1. Gentlemen's Second Round: No. 4 Andy Murray vs. Ivo Karlovic (Centre Court)
Neither the U.S. nor (especially) Great Britain have produced a wealth of elite tennis talent recently, but both countries have had solid weeks at the All-England Club. On Wednesday, American's Andy Roddick and Sloane Stephens advanced, while 20-year-old Heather Watson became the first British female to reach the third round at Wimbledon in a decade. But tomorrow is put-up-or-shut-up day for both countries. On the American side, five men (including both remaining seeds: No. 10 Mardy Fish and No. 30 Andy Roddick) and three women (including both remaining seeds: No. 6 Serena Williams and No. 28 Christina McHale) attempt to reach the third round. On the British side, two unseeded women (Elena Baltacha, Anne Keothavong) attempt to join Watson in advancing, unseeded James Ward does the same ... and then there's Andy Murray.
The 25-year-old Murray, the world's No. 4 player, has reached the semifinals of five of the last six majors and has made the semis at Wimbledon for three straight years. And if you were attempting to read whether he was ready to advance even further by how he played in his first round match on Tuesday, you were duly impressed. Murray thoroughly whipped veteran Nikolay Davydenko, 6-1, 6-1, 6-4. Now he faces exactly the type of player built to challenge at Wimbledon: cannon-armed, 6'10" Ivo Karlovic. Karlovic fired 26 aces in a straight-set win in the first round, and he advanced to the Wimbledon quarterfinals in 2009.
This is the first meeting of the two since they played a pair of matches in 2008. Murray won four of five sets then and, if he is anywhere near the level he established on Tuesday, he should take this one as well.
2. Gentlemen's Second Round: No. 21 Milos Raonic vs. Sam Querrey (Court No. 1)
From a "styles make fights" perspective, this match could be fantastic. It pits an up-and-comer (Raonic) versus a former up-and-comer (Querrey) who is still battling back from an elbow injury. Both are 6'5" or taller, and both possess big serves and strong baseline strokes. (Neither takes advantage of his size by coming to the net very often, but that's another story.) At the end of the 2011 Australian Open, Sam Querrey was ranked 17th in the world and, at 23, still on the upswing. Now he's back up to 64th, and a win over the 21-year-old Raonic, a clear favorite, could give him a serious boost.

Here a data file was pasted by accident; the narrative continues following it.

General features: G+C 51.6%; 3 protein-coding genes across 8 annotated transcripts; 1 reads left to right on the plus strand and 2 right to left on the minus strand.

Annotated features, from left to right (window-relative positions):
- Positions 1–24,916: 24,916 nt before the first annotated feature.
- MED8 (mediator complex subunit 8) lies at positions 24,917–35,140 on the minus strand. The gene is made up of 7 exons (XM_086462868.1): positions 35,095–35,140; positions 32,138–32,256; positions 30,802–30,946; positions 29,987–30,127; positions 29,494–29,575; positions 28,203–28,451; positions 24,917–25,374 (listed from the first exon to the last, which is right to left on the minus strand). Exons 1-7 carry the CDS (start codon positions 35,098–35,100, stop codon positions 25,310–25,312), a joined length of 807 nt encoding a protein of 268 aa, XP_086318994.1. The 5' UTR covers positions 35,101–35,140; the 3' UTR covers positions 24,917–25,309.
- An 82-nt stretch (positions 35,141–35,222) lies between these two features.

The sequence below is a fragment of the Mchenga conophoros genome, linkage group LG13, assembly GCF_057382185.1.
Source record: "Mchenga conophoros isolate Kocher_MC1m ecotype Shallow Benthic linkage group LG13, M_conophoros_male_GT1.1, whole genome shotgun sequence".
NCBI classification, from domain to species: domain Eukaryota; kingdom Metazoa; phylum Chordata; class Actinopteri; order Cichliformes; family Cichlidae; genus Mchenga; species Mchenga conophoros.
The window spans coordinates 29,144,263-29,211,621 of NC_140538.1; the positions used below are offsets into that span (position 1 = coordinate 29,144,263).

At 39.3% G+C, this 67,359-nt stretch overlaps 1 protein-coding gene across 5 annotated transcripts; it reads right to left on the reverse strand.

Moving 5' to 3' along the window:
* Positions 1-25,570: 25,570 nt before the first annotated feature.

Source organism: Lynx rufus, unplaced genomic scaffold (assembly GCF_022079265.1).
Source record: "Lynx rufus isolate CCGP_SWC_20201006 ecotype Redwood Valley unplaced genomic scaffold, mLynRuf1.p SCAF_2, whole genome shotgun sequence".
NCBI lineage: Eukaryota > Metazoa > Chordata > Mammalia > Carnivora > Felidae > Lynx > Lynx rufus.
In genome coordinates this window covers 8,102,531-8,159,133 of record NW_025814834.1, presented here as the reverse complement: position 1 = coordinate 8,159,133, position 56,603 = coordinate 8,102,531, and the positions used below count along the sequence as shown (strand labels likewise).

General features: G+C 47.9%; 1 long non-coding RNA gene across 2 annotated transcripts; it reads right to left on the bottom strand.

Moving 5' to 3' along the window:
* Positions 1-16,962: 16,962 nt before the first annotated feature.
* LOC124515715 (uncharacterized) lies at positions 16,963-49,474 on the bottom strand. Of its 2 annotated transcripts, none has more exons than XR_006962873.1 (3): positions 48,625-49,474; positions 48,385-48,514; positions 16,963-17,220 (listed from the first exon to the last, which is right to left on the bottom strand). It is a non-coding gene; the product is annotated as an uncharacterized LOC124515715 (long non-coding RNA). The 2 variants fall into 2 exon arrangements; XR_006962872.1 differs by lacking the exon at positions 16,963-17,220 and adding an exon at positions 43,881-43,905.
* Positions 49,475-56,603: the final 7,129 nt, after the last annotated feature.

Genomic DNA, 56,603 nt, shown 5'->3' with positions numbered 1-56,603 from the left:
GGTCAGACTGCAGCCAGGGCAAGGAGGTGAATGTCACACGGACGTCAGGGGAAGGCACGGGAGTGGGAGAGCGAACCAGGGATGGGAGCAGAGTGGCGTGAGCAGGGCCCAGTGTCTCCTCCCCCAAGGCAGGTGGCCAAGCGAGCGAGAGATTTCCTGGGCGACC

3. Ladies' Second Round: No. 31 Anastasia Pavlyuchenkova vs. Varvara Lepchenko (Court No. 17)
When it became clear that I was going to be doing occasional SB Nation YouTube bits on tennis, it clinched that at some point soon, Anastasia Pavlyuchenkova will advance far in a grand slam, just so I will have to seamlessly say her name multiple times without flinching. The 20-year-old Russian is big and powerful, and she advanced to two slam quarterfinals in 2011. Her progress has stalled a bit of late (she exited the Australian Open in the second round, the French Open in the third), and she must face surging American Varvara Lepchenko on Thursday. Lepchenko advanced to the French Open fourth round in May and smoked Patricia Mayr-Achleitner, 6-2, 6-3, in the first round on Tuesday. She planted 30 winners to just nine unforced errors against Mayr-Achleitner, and she should have a strong chance for an upset. Pavlyuchenkova has shown solid upside, but she needs to hit the reset button on 2012.
4. Gentlemen's Second Round: Brian Baker vs. Jarkko Nieminen (Court No. 9)
By now you know the story: once considered America's next great champion, Baker battled a series of awful injuries -- repeated hip issues, wrist surgery, a sports hernia -- and never even came close to getting his career off the ground. But he began a comeback attempt this time last year, at 26 years of age, and has now advanced to the Round of 64 in each of his last two slams. On Tuesday, he took out Portugal's Rui Machado in straight sets, and on Thursday he takes on 44th-ranked Jarkko Nieminen, who upset 14-seed Feliciano Lopez in the first round. If Baker continues to win, he could eventually meet Rafael Nadal in the fourth round. And by then, just about everybody would have this story down by heart.
5. Ladies' Second Round: No. 8 Angelique Kerber vs. Ekaterina Makarova (Court No. 18)
Since I already previewed it yesterday before rain prevented it from starting, let's do some recycling.
Angelique Kerber has surged of late. The 24-year-old from Germany ranked 106th at the end of 2009 and 32nd at the end of 2011 but currently finds herself eighth after winning two WTA events and making the French Open quarterfinals. She got a tough Wimbledon draw, however: not only did she end up in Maria Sharapova's section of the draw, but she has to face an Australian Open quarterfinalist, Makarova, in the second round. Makarova is up to 44th in the world, powered both by her nice Aussie run (she beat three seeds, including Serena Williams, before falling to Sharapova) and her 6-2 record on grass. One of her two losses, however, came to Kerber, 6-2, 6-4 at Eastbourne. The two have played three times, and Makarova has won four of seven sets overall, but while Makarova got a faster start to her career, Kerber has caught up.